While lifestyle changes are key to tackling this public health challenge and averting serious long-term complications, such changes are not happening

The Tata Centre for Development at University of Chicago, in collaboration with the University of California at Berkeley, the Indian School of Business, the Abdul Latif Jameel Poverty Action Lab, and the Government of Tamil Nadu conducted a first-of-a-kind study in Coimbatore—a major city in Tamil Nadu—using incentives to promote everyday lifestyle change for diabetics.

It is also the first study to test incentives for exercise in a developing country.

The researchers did a field experiment in the form of a randomized controlled trial to incentivize walking among 3,200 individuals with diabetes and prediabetes. The objective was to better understand how financial incentives can improve uptake of these measures, and which incentive designs are the most effective.

Figure Title: Incentives significantly increase exercise

Figure (a) shows that participants in the monitoring walked 10,000 steps or more on 30 percent of days, whereas Incentives increased that by 20 percentage points to 50% of days. Figure (b) shows the same analysis on the outcome of total steps walked. Relative to Monitoring only, Incentives increased the daily steps walked by nearly 1,200 steps, or roughly 12 minutes of vigorous walking each day, from 6,823 to 8,087. Both the increases are statistically significant relative to Monitoring.

Figure Title: Effect of incentives on exercise does not decrease throughout the 12-week intervention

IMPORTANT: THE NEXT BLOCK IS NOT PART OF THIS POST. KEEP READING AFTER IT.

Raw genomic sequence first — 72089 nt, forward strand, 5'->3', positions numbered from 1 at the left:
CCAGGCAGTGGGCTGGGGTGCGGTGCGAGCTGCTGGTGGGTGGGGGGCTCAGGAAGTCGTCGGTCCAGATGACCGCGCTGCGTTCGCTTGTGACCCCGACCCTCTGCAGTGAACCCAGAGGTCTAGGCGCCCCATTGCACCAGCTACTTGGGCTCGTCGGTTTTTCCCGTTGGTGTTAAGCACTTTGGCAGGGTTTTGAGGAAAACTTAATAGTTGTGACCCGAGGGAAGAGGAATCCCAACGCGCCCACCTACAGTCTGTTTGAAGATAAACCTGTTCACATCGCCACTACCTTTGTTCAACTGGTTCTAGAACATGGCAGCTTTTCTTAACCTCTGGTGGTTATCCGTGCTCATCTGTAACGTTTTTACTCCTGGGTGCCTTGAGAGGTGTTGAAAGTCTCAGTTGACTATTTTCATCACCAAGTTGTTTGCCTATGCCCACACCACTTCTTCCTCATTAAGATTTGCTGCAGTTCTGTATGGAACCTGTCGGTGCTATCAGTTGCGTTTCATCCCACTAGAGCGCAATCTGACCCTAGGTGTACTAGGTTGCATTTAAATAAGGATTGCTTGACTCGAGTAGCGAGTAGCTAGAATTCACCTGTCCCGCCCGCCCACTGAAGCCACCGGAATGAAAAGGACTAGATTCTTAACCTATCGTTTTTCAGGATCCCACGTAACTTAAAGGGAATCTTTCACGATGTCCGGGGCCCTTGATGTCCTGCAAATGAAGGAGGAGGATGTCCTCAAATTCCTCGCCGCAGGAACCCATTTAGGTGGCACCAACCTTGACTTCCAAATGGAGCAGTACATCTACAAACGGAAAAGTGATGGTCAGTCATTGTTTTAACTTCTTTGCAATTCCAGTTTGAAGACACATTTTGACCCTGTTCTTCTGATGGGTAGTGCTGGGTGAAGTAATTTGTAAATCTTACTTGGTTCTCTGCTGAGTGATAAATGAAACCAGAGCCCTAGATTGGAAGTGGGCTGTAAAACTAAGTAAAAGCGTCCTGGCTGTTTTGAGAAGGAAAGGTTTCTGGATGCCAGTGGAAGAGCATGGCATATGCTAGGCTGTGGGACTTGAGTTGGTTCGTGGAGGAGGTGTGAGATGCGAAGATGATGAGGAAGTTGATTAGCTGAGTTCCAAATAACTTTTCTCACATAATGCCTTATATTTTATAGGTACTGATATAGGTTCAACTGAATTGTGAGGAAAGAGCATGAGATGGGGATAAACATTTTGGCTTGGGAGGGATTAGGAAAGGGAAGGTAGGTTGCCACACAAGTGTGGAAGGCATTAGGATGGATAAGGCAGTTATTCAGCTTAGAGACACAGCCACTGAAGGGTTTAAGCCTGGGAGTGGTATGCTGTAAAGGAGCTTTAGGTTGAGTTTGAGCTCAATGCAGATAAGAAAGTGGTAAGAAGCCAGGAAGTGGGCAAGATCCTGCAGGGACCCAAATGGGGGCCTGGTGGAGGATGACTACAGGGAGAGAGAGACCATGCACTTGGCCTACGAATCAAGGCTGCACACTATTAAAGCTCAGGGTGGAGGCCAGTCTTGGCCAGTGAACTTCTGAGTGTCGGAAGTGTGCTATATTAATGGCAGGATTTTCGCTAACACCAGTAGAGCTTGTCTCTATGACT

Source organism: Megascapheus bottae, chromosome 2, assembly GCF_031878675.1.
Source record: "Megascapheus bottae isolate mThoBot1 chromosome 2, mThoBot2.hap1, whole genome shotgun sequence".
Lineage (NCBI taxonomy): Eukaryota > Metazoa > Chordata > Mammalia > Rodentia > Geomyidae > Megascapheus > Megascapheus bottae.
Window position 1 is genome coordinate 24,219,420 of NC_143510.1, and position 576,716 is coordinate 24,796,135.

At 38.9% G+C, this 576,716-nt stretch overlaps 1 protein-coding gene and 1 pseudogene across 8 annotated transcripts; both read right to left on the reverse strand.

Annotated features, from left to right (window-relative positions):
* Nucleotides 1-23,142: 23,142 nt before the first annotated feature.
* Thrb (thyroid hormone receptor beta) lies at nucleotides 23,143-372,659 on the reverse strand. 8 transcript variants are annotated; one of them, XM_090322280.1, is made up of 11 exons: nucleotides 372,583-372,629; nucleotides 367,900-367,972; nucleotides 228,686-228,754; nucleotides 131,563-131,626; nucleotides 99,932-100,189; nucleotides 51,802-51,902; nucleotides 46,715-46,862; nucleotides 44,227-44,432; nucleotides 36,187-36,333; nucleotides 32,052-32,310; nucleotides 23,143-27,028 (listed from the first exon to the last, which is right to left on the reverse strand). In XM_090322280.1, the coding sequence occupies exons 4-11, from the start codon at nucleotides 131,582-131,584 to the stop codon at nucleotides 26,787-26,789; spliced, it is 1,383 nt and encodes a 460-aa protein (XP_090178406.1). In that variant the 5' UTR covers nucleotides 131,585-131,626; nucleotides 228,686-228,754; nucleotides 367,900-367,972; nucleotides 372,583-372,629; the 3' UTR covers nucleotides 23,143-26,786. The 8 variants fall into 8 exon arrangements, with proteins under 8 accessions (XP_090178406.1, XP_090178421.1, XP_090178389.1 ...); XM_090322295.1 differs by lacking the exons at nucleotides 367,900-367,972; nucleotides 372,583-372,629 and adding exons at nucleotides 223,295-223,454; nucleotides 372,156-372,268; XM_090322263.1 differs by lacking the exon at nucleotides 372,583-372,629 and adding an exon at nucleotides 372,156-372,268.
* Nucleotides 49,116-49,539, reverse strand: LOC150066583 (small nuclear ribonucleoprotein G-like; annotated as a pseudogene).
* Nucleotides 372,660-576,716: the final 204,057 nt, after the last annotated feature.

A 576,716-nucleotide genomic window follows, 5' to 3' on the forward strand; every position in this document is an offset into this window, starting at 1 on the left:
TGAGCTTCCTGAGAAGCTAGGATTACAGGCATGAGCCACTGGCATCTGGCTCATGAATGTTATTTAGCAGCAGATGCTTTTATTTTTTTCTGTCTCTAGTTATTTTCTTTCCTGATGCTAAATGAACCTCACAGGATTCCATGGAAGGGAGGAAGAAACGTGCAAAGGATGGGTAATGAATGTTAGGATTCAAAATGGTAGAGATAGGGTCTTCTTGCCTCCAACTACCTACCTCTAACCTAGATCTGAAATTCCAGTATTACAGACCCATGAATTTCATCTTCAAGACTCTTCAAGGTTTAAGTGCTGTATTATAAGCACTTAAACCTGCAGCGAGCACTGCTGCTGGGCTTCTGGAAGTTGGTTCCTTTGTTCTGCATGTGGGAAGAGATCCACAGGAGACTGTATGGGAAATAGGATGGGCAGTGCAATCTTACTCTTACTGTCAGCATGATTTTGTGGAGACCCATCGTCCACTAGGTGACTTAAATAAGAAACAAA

One potential concern with Incentives is whether their effects would die out over time after the initial excitement of receiving an allowance wears off. Figures (a) and (b) above show that this is not the case. Figure (a) shows that the effect of Incentives relative to monitoring stays remarkably stable throughout the intervention period. Figure (b) repeats the same analysis for the average number of steps per day, with similar conclusions. This suggests that one could extend the allowance intervention longer and the benefits would keep accruing.

Figure Title: Increasing frequency of allowance payment does not significantly impact efficacy

Figures (a) and (b) above show the average percentage of days that people in each frequency sub treatment reached their step target, and the average steps walked per day, respectively. The impacts of the three frequency sub treatments on both the likelihood of exceeding the step target, and on average steps walked, are small and statistically indistinguishable. There is no evidence that increasing frequency increases exercise. This suggests that people are not impatient over the receipt of mobile recharges.

Figure Title: Adding a threshold to allowance contracts does not affect average walking but increases program’s cost-effectiveness

A contract without a threshold (“non-threshold”) delivers an allowance for each day a person hits her step target, regardless of how many times she meets the step target in the week. A threshold contract, in contrast, assigns a minimum number of days per week a person has to hit her step target to be paid. The study used thresholds of 4 days and 5 days.

Figures (a) and (b) above show that adding a threshold of 4 days or 5 days did not have a meaningful effect on average days that the person met the step target or average steps taken. Because individuals in both threshold and non-threshold sub treatments walked roughly the same amount but those in the threshold sub treatments were paid for a lower percent of those days, the threshold contracts we offer are more cost-effective.